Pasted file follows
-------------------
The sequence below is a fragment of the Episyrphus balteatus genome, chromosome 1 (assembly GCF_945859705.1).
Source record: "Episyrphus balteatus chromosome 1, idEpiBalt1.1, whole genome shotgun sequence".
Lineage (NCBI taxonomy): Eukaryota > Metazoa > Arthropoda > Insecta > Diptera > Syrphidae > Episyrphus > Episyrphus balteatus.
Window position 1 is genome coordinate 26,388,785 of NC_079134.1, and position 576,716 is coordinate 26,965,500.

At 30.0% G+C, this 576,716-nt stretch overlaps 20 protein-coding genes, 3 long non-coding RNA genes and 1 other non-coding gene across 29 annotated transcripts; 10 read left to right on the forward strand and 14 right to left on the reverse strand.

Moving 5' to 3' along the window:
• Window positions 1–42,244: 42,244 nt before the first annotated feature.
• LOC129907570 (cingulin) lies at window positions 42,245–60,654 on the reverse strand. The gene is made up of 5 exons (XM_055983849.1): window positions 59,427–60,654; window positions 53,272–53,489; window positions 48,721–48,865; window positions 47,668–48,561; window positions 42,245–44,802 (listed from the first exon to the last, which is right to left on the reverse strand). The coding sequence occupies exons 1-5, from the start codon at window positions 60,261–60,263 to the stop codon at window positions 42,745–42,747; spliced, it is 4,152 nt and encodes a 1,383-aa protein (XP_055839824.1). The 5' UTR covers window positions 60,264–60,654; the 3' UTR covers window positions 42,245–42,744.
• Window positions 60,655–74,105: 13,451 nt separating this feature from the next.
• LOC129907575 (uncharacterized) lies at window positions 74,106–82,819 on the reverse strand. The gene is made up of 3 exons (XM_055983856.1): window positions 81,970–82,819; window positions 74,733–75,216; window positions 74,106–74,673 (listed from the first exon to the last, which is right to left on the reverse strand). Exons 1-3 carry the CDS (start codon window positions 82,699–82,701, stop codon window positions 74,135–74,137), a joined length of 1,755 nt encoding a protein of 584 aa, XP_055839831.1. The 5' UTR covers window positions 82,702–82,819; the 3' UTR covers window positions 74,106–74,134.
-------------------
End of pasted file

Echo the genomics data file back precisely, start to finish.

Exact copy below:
The sequence below is a fragment of the Episyrphus balteatus genome, chromosome 1 (assembly GCF_945859705.1).
Source record: "Episyrphus balteatus chromosome 1, idEpiBalt1.1, whole genome shotgun sequence".
Lineage (NCBI taxonomy): Eukaryota > Metazoa > Arthropoda > Insecta > Diptera > Syrphidae > Episyrphus > Episyrphus balteatus.
Window position 1 is genome coordinate 26,388,785 of NC_079134.1, and position 576,716 is coordinate 26,965,500.

At 30.0% G+C, this 576,716-nt stretch overlaps 20 protein-coding genes, 3 long non-coding RNA genes and 1 other non-coding gene across 29 annotated transcripts; 10 read left to right on the forward strand and 14 right to left on the reverse strand.

Moving 5' to 3' along the window:
• Window positions 1–42,244: 42,244 nt before the first annotated feature.
• LOC129907570 (cingulin) lies at window positions 42,245–60,654 on the reverse strand. The gene is made up of 5 exons (XM_055983849.1): window positions 59,427–60,654; window positions 53,272–53,489; window positions 48,721–48,865; window positions 47,668–48,561; window positions 42,245–44,802 (listed from the first exon to the last, which is right to left on the reverse strand). The coding sequence occupies exons 1-5, from the start codon at window positions 60,261–60,263 to the stop codon at window positions 42,745–42,747; spliced, it is 4,152 nt and encodes a 1,383-aa protein (XP_055839824.1). The 5' UTR covers window positions 60,264–60,654; the 3' UTR covers window positions 42,245–42,744.
• Window positions 60,655–74,105: 13,451 nt separating this feature from the next.
• LOC129907575 (uncharacterized) lies at window positions 74,106–82,819 on the reverse strand. The gene is made up of 3 exons (XM_055983856.1): window positions 81,970–82,819; window positions 74,733–75,216; window positions 74,106–74,673 (listed from the first exon to the last, which is right to left on the reverse strand). Exons 1-3 carry the CDS (start codon window positions 82,699–82,701, stop codon window positions 74,135–74,137), a joined length of 1,755 nt encoding a protein of 584 aa, XP_055839831.1. The 5' UTR covers window positions 82,702–82,819; the 3' UTR covers window positions 74,106–74,134.